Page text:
Guy Pène Du Bois
North America, American, New York
20 in. x 15 in. (50.8 cm x 38.1 cm)
Medium and Support:
Oil on wood panel
Montgomery Museum of Fine Arts, Montgomery, Alabama, The Blount Collection
Currently On View
"The Diners" dates from early in du Bois’ career. During this period, du Bois was actively writing art criticism for several publications, as well as assisting with the organization of the Armory Show, and thus his paintings were executed as time allowed. While he painted on canvas, during this stage of his career he also painted on wooden panel, which is the support for this work. The subject matter—upper class individuals seen in a public setting—was typical for the artist both in his early painted works and in his drawings.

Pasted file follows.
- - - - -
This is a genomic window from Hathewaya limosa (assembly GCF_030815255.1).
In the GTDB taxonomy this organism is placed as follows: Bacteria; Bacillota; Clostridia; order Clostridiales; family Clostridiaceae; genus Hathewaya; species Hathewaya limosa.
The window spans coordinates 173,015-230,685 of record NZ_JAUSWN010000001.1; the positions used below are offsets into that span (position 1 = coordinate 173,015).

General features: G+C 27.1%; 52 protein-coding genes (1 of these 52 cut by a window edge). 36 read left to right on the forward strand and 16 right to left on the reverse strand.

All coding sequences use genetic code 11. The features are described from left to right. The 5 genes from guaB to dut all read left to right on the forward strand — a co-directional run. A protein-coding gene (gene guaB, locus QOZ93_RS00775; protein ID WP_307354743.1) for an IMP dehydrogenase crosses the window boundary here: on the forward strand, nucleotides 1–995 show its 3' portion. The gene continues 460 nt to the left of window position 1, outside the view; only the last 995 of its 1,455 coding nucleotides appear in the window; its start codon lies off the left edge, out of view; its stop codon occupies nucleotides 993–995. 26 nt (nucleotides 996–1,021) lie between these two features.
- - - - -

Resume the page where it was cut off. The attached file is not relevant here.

"The Diners" illustrates an important aspect of the artist’s approach to his subject matter; that is the relationship between men and women of the upper classes. In this work, both parties are quite reserved, isolated from both their environment and from each other. The sideways glance of the waiter who stands at the ready reinforces the air of tension in this arrested moment. Compositionally, the isolation of the figures is increased by the reflected light on the surface of the table and the shadow of the support column that falls between them. The stiffness of the figures is further accentuated by the architectural columns that anchor them visually. This cool and dispassionate presentation reflects du Bois’ frequent observation of members of the upper classes as participants in a drama of quiet desperation.
American Paintings from the Montgomery Museum of Fine Arts, 2006, cat. no. 66, p. 152.